If you want to know the Catholic definition of fast, it would be the amount of time it takes for certain Catholics to explain why the latest Vatican document doesn’t apply to them. 

Witness the reaction to a new document from the Pontifical Council for Justice and Peace with the rather ungainly name of “Towards Reforming the International Financial and Monetary Systems in the Context of Global Public Authority.” Released on Oct. 24, it was quickly followed by a raft of press releases by various groups explaining that it wasn’t from Pope Benedict XVI, that it wasn’t binding on consciences, and damning it as economically naïve. 

Anyone who has been listening only to the political debate in this country likely will be shocked at the scale and scope of the Vatican’s suggestions.

The 18-page document’s specific technical suggestions of a tax on financial transactions, reward-based capitalization of banks and a global economic authority are surely — as its own authors admit — open to debate and discussion. But how impressive that in only a matter of hours Catholic commentators were able to prayerfully reflect on its call to justice and still explain why it could safely be ignored. 

The rest of us might respond more humbly. 

While the document was not issued under the signature of Pope Benedict, it situates itself in a long line of papal texts, starting with Blessed John XXIII’s “Pacem in Terris” and concluding with Pope Benedict’s most recent encyclical, “Caritas in Veritate.” 

The core message, as he articulated again this summer in a mid-flight press conference, is this: “The economy cannot be measured according to the maxim of profit but rather according to the common good of all, that it implies responsibility for others and only really functions well if it functions humanly, with respect for others. And with the different dimensions: responsibility for one’s own nation and not only for oneself; responsibility for ... the whole of humanity.” 

Feel responsible even for the poorest in lands far away? No wonder that message is a tough swallow for Americans, Catholics included. A recent poll shows that more than 70 percent of Americans want to eliminate all U.S. foreign aid spending.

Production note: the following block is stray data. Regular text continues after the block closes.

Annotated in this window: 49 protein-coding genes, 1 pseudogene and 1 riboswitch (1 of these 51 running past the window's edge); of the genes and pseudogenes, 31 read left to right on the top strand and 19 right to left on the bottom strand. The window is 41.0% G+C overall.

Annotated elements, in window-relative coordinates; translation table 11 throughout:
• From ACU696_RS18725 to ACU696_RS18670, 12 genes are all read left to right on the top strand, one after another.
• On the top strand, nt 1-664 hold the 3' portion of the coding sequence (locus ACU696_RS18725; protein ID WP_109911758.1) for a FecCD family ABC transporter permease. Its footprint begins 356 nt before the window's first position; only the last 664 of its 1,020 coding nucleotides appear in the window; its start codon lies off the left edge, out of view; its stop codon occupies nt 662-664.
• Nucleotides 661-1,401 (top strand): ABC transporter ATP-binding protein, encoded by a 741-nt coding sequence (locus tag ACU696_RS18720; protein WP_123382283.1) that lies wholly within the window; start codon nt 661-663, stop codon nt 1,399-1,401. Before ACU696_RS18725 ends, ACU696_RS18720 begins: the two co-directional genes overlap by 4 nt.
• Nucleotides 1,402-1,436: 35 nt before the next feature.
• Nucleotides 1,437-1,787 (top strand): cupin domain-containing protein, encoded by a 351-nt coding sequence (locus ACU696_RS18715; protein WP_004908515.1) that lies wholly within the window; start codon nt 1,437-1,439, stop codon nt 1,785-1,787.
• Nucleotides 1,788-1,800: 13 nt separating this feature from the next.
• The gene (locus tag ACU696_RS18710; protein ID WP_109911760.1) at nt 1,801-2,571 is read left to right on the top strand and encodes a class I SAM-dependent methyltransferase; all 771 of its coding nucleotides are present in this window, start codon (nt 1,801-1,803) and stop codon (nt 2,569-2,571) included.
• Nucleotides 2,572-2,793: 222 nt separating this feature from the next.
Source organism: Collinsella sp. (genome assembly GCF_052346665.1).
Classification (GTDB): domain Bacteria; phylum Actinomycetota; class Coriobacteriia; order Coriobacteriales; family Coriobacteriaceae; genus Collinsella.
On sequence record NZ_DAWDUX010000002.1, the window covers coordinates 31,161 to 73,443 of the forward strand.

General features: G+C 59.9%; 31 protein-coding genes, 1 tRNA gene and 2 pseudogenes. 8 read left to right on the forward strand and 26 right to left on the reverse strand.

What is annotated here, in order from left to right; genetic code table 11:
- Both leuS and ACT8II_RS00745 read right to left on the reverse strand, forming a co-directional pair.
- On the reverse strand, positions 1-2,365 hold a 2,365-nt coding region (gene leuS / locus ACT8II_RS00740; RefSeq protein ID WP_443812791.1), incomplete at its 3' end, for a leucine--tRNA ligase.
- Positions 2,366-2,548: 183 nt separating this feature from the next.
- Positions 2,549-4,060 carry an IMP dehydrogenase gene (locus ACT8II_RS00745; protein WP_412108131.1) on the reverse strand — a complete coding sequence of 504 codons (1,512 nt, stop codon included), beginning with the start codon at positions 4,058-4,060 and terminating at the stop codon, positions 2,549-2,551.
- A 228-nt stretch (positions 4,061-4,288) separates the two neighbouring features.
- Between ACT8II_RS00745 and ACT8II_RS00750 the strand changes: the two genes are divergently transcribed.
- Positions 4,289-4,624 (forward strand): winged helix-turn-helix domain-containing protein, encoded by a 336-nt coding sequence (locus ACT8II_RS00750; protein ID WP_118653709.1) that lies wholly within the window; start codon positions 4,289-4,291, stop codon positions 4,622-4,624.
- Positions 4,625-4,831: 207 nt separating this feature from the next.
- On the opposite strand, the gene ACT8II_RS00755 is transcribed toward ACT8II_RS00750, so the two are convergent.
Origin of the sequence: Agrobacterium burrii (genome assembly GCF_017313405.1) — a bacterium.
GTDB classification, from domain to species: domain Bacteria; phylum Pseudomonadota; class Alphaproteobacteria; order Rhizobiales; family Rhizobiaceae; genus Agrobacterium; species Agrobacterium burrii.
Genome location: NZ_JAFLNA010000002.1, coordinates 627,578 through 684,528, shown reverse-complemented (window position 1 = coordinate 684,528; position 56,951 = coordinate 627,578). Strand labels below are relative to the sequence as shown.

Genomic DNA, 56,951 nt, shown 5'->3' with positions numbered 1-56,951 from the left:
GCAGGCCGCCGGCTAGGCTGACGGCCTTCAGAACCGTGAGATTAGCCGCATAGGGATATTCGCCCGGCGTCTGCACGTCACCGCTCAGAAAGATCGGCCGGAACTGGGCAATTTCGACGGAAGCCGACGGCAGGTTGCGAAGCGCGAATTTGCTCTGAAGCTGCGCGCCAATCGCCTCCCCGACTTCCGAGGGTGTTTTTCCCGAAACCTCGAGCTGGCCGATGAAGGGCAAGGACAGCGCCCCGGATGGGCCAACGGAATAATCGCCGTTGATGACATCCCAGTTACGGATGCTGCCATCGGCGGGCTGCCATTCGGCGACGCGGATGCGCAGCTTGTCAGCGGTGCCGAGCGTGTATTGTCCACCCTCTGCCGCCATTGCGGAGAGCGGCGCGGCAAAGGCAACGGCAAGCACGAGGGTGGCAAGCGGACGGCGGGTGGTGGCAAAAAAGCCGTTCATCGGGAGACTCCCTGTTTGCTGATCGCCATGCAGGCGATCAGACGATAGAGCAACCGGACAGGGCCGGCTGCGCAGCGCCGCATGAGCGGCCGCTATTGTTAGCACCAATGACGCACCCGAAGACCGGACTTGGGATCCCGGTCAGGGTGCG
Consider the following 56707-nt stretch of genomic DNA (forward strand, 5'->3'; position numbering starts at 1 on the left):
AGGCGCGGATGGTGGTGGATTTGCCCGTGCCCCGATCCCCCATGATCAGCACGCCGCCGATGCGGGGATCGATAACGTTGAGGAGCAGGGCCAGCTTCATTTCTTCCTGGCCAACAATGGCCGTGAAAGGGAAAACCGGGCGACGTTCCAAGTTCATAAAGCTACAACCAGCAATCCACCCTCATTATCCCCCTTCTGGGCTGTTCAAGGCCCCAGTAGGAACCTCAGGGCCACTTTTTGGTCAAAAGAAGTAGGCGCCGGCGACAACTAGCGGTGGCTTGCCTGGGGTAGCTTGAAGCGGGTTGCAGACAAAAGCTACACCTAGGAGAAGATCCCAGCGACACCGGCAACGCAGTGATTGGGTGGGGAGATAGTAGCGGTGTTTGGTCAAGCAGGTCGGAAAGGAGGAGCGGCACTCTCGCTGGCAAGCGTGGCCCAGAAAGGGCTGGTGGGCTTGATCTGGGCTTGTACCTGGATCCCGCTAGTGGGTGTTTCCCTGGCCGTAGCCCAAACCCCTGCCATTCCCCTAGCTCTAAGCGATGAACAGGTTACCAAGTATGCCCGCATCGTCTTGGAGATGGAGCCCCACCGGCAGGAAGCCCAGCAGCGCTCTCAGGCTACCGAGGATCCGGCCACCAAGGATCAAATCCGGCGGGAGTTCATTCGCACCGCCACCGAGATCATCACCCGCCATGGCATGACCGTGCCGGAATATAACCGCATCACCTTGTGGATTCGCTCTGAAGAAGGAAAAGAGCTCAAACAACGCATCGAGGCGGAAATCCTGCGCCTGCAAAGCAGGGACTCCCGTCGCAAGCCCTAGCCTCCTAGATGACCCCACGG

For those Catholics willing to consider this document prayerfully, they will understand that its primary assumption is that “every individual and every community shares in and is responsible for promoting the common good.” 

The document chronicles a series of financial crises worldwide that have continued from the 1970s until the present day, but sees the housing and banking collapse in the United States in 2008 as “something decisive and explosive.”  

The document praises many of the aspects of globalization, but notes that the decline in regulations have created an economic system that is out of control, and it condemns “an economic liberalism that spurns rules and controls.” 

The heart of the document is its call to “adopt an ethic of solidarity.” That is, we are asked to embrace “the logic of the global common good which transcends merely contingent, particular interests.” That no major U.S. politician would feel free to issue such an appeal is a sign of how far apart current U.S. political discourse is from the priorities of the Vatican and Church social teaching. 

We urge all Catholics to read this document and the related encyclicals on social teaching as they prepare themselves for the election year to come. More importantly, we urge all Catholics to take to heart its concern for the voiceless many who share our planet: the suffering, the forgotten and the powerless. 

Editorial Board: Greg Erlandson, publisher; Msgr. Owen F. Campion, associate publisher; Beth McNamara, editorial director; John Norton, editor; Sarah Hayes, presentation editor.